Aristotle's Universe: from Metaphysics to Physics

Aristotle Biography - Aristotle Pictures - Aristotle from The School of Athens
Aristotle Pictures - Aristotle from The School of Athens. Public Domain - With gratitude to School Mathematics/Statistics University of St Andrews, Scotland

Astronomy and physics are very old topics of study. They date back many centuries, explored by philosophers around the world, ranging from the scholars of the Asian continent to the Middle East, Europe, and of course, Greece. The Greeks took their study of nature very seriously, with many a teacher opining on the mysteries of the universe as they saw it. The Greek philosopher and naturalist Aristotle was one of the most famous of these experts.

He led a long and impressive life, distinguishing himself as a scholar from an early age.

Aristotle was born around 384 BC in Stagirus on the Chalcidic peninsula of northern Greece. We don't know anything about his childhood. It's quite likely his father (who was a doctor) would have expected his son to follow in his footsteps. So, Aristotle probably traveled with his father on his work, which was the way of the physician of the day.

When Aristotle was around the age of 10, both his parents died, ending the plan for him to take up medicine in his father's footsteps. He lived under the care of an uncle, who continued his education by teaching him Greek, rhetoric, and poetry.

Aristotle and Plato

Around the age of 17, Aristotle became a student at Plato's Academy in Athens. While Plato was not there at the time, but on his first visit to Syracuse, the Academy was being run by Eudoxus of Cnidos.

Other teachers included Speusippus, Plato's nephew, and Xenocrates of Chalcedon.

Aristotle was so impressive as a student that he soon became a teacher himself, remaining at the academy for 20 years. While we know little about Aristotle's subjects at the Academy, it is said that he taught rhetoric and dialogue.

He probably did teach rhetoric, as during this time he published Gryllus, a tome that attacked Isocrates's views on rhetoric. Isocrates ran another major educational establishment in Athens.

Leaving the Academy

The events leading to Aristotle's departure from the academy are a bit cloudy. Some say that after Plato died in 347 BC, Speusippus assumed the leadership of the Academy. Perhaps Aristotle quit because he disagreed with Speusippus's views, or hoped to be named Plato's successor, himself. 

Aristotle eventually traveled to Assos, where he was received warmly by the ruler Hermias of Atarneus. Hermias had gathered a group of philosophers on Assos. Aristotle became the leader of this group. Thanks to his father, he was very interested in anatomy and biology and was a great observer. He probably began writing politics during these years.  When the Persians attacked Assos and captured Hermias, Aristotle escaped with many of his scientists to the island of Lesbos. They remained there for about a year, continuing their research.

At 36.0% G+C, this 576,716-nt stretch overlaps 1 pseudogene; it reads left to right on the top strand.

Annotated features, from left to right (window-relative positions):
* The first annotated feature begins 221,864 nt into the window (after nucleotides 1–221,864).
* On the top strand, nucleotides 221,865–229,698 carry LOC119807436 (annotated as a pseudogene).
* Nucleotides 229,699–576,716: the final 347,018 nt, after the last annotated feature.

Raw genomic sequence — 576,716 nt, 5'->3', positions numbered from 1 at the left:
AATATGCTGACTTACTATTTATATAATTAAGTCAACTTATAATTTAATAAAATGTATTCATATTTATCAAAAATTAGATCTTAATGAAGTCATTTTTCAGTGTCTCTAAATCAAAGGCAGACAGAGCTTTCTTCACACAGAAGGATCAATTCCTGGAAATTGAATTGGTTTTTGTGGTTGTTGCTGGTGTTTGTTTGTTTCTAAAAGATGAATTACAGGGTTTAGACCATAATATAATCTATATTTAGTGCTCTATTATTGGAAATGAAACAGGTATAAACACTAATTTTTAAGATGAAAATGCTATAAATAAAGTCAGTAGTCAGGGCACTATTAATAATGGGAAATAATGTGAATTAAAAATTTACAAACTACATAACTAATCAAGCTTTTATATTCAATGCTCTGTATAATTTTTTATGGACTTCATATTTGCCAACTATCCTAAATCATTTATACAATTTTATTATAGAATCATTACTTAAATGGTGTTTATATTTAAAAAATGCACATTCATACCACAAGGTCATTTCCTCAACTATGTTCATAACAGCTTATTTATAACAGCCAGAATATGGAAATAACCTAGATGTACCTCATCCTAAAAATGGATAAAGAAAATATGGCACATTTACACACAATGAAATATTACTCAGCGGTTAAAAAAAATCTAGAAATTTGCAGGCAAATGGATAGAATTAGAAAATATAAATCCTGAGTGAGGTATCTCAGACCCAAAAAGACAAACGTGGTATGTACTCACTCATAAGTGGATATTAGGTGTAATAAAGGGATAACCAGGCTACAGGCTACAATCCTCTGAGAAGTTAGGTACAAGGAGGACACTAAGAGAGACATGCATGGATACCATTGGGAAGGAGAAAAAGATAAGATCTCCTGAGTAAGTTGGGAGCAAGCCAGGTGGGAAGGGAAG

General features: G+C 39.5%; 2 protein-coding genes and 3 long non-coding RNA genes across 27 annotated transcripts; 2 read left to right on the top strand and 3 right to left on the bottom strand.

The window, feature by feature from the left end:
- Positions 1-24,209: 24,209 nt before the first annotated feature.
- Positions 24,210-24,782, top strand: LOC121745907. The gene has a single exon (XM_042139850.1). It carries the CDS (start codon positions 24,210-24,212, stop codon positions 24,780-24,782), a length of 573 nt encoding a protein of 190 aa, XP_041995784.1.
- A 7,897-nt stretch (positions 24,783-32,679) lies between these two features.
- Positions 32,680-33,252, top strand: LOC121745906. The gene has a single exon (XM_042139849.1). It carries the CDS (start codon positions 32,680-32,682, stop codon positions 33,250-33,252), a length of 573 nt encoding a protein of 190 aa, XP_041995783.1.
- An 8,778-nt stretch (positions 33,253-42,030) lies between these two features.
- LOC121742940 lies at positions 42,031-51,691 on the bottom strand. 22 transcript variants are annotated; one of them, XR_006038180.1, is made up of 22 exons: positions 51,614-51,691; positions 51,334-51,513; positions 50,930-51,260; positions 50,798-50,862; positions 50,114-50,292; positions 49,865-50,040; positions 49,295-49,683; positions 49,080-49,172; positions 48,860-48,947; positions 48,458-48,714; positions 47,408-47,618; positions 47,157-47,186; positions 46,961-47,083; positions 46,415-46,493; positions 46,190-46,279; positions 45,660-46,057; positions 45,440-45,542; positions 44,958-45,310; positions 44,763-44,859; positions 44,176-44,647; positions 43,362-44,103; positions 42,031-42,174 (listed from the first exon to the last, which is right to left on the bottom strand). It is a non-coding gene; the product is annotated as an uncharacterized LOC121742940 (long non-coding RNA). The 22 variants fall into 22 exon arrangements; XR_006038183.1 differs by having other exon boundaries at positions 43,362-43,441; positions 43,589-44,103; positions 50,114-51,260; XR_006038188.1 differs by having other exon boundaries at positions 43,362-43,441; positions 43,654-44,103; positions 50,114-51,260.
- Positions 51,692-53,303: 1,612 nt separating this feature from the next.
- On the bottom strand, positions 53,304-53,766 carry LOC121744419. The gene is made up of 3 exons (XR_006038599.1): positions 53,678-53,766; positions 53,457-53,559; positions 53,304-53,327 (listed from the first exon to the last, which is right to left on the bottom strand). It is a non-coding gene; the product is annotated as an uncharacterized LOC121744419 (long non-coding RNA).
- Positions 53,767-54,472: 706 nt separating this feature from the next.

Return to Macedonia

Around 346 BCE Aristotle and his crew arrived in Macedonia, where he remained for seven years. Eventually, after several years of war and unrest, Aristotle moved back to his home in Stagirus along with his circle of philosophers and scientists, where they continued their work and writings.

 

Aristotle's Teachings

Aristotle apparently lectured on a wide variety of topics and made major innovations in others that were never taught before. He often spoke about the same topic, continuously improving on his own thought processes and writing down his lectures, many of which we still have today. Some of his topics included logic, physics, astronomy, meteorology, zoology, metaphysics, theology, psychology, politics, economics, ethics, rhetoric, and poetics. Today, there exists some debate on whether the works we recognize as Aristotle's were all written by him or were later works created by his followers. However, if scholars do point out that there's a difference in writing style, which could be due to his own evolution in thought, or thanks to his fellow researchers and students following up on Aristotle's ideas.

 

Based on his own observations and experiments, Aristotle developed important principles in physics that govern different types of motion, speed, weight, and resistance. He also impacted the way we understand matter, space and time.

Aristotle's Later Life

Aristotle was forced to move one more time during his lifetime. Thanks to his ties to Macedonia, Aristotle was forced to retire to Chalcis after Alexander the Great (who was a great friend of his) died. He moved into a house once owned by his mother which still belonged to her family. He died there one year later at the age of 62, after complaining of stomach problems.

Edited by Carolyn Collins Petersen.